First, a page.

# Computer Architecture – How does casting really work for primitive data types? How does casting of primitive data types work?

The restriction "primitive data type" is not sufficient:

Converting from a 16-bit integer to a 32-bit integer works differently than converting between integer types of the same size. Switching between integer and floating-point types is even more complex.

Both code examples work differently on different CPUs, operating systems, and possibly different compilers.

This is because under some operating systems (for example, 32-bit Windows) `Long` and `unsigned` Data types have the same number of bits; under other operating systems (eg 64-bit Windows) `Long` has twice as many bits as `unsigned`,

And you use that `~` operator `(~ n)` on a signed data type, the can Depending on the used compiler different results result.

This code actually outputs negative numbers.

So is there any (architectural) possibility to explain this phenomenon?

There are two effects:

The first effect is:

If you pass a value of a wrong data type to a function, C automatically converts the value.

And when you convert a value that's outside the range of the data type you're converting to, the result is usually not up to your intuitive expectations.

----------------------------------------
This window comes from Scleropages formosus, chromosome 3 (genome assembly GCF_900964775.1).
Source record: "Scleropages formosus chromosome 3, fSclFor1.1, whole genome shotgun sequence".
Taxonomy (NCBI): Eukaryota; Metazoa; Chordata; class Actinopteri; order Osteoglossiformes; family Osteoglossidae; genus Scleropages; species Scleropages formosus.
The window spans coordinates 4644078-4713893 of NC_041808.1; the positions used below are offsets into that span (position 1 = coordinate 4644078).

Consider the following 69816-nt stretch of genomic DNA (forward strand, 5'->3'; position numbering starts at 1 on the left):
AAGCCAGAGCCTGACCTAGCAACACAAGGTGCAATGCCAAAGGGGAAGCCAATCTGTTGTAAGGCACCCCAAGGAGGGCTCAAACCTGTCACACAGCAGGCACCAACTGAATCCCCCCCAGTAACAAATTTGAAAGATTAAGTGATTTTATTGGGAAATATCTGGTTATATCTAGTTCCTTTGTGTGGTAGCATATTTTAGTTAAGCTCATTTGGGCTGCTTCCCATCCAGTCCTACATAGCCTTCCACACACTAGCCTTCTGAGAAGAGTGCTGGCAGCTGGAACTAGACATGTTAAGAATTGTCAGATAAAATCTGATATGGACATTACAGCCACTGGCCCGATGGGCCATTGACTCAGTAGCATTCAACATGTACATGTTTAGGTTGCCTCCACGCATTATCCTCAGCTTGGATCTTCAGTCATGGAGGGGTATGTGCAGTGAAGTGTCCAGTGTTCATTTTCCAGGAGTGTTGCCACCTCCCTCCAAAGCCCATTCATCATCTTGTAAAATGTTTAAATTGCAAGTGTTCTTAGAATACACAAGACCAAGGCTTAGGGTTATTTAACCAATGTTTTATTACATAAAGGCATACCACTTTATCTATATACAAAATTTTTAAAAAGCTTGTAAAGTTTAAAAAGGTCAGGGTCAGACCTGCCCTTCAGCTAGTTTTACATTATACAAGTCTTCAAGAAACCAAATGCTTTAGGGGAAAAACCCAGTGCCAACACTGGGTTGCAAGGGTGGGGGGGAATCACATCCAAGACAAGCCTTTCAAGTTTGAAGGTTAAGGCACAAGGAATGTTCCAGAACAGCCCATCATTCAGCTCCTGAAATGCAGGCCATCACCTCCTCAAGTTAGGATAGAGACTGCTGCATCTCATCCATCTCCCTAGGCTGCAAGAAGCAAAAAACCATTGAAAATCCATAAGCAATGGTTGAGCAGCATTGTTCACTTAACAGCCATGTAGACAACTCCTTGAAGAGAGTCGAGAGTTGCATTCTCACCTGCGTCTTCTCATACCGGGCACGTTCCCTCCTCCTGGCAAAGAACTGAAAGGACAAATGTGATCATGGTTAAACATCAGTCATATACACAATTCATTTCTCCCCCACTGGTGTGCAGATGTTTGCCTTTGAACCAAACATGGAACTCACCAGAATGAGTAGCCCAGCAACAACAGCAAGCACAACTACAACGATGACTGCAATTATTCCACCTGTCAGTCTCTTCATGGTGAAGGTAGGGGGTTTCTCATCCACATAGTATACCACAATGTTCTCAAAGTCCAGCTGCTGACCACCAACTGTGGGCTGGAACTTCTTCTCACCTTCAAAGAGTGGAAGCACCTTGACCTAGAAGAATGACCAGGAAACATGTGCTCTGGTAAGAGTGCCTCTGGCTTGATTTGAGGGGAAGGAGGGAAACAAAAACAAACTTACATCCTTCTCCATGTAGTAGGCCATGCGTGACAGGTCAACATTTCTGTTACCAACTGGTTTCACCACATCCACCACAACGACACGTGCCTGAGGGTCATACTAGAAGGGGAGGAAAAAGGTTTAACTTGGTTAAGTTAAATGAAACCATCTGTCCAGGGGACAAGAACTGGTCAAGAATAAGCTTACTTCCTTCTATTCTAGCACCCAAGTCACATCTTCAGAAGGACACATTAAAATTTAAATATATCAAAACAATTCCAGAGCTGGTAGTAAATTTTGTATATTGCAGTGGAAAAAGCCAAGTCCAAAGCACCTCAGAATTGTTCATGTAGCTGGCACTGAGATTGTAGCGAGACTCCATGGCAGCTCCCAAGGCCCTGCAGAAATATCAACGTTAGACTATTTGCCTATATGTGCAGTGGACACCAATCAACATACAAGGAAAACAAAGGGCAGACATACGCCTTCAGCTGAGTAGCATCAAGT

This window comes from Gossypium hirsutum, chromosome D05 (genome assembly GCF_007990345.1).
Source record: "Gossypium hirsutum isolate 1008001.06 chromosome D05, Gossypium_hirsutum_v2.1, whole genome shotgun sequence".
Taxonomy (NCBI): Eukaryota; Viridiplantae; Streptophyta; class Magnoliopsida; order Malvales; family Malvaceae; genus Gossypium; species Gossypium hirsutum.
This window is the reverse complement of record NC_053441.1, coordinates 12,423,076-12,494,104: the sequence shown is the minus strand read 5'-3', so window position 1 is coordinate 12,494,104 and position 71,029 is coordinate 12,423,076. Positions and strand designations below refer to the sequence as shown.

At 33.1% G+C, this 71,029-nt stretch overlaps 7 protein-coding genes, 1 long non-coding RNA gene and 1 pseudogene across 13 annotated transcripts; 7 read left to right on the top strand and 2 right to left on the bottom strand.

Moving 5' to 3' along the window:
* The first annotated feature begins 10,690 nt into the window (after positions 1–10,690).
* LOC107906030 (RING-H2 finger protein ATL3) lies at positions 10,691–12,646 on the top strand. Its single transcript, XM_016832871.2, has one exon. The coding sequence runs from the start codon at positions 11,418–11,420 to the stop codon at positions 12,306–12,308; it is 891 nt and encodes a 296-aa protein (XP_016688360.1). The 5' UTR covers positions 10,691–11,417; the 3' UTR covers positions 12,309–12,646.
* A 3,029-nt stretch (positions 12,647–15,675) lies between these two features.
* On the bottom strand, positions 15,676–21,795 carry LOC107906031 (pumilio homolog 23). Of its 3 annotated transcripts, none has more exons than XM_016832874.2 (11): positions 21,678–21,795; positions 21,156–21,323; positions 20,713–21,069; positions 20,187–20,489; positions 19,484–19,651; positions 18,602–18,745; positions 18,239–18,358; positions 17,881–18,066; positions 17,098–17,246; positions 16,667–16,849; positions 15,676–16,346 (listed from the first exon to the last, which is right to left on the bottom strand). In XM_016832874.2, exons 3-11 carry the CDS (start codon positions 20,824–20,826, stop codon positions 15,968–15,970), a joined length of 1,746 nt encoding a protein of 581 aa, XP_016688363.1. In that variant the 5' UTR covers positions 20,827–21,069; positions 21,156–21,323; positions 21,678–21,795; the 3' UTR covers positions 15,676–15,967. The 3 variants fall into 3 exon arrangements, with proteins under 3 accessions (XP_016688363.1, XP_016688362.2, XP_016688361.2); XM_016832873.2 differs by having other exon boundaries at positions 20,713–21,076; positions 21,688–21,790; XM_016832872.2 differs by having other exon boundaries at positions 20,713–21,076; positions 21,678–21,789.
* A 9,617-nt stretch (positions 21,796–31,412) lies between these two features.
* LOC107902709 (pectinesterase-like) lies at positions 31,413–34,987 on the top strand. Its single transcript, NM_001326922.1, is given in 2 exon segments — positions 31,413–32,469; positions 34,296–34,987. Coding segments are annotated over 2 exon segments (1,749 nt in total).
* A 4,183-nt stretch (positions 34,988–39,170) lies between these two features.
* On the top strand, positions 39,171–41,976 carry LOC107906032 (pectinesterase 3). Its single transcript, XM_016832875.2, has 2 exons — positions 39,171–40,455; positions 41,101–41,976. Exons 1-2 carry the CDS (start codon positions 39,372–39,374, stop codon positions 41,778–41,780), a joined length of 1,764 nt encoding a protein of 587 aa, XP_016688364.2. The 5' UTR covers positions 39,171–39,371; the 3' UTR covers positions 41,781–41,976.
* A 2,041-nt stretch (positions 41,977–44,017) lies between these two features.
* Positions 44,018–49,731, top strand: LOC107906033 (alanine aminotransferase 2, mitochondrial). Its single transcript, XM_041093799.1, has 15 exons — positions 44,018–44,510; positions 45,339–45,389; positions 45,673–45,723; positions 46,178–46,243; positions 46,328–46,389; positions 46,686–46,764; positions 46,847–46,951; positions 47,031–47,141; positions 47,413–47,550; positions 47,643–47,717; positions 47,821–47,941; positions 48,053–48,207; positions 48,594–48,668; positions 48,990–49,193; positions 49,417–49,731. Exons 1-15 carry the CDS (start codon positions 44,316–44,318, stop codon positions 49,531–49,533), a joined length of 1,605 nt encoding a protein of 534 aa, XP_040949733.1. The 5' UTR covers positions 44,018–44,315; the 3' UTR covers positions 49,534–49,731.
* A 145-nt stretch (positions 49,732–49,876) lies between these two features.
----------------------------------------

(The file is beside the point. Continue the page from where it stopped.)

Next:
For two integer data types, the rightmost bits of the value are usually copied to the new value.

Let us take `(signed characters) 3478` as an an example:

The number 3478 is written as `110110010110` in binary. `signed char` is an 8-bit data type. The right 8 bits of `1101 10010110` are `10010110`, The value (-106) is saved as `10010110` in one `signed char` Variable.

That's why `(signed characters) 3478` yields (-106).

The value `on` is stored in `long unsigned` Variable, which means it can not be negative!

However, they say that they print the value of `on`, This means that you pass the value to a function that prints it on the screen.

Obviously, this function expects a signed data type. C converts the stored value `on` With regard to the signed data type and as in the example with the number 3478, the result of the casting can be a negative number.

When you use `printf` You can see one second effect:

If a function (such as `printf`) has a variable number of parameters, the way in which the parameters are passed to the function depends on the data types passed on. (The details may also vary from operating system to operating system.)

You can now pass the wrong data type to the function. For example, use `"% d"` (`signed int`) in the `printf` Format string, but you pass one `long unsigned`,

In this case, the compiler writes the value of `on` to a data store (memory or register) that is suitable `long unsigned` Values ​​before the actual call of the function. (For such functions, the compiler can not figure out which data type is actually expected by the function, so it must be assumed that the function expects the type of data you pass to the function.)

However, `printf` will look for a value in a datastore that is appropriate `signed int` Values ​​that could somewhere completely different. This data store does not contain any useful value because the compiler wrote the value of `on` somewhere else! Posted on Categories Articles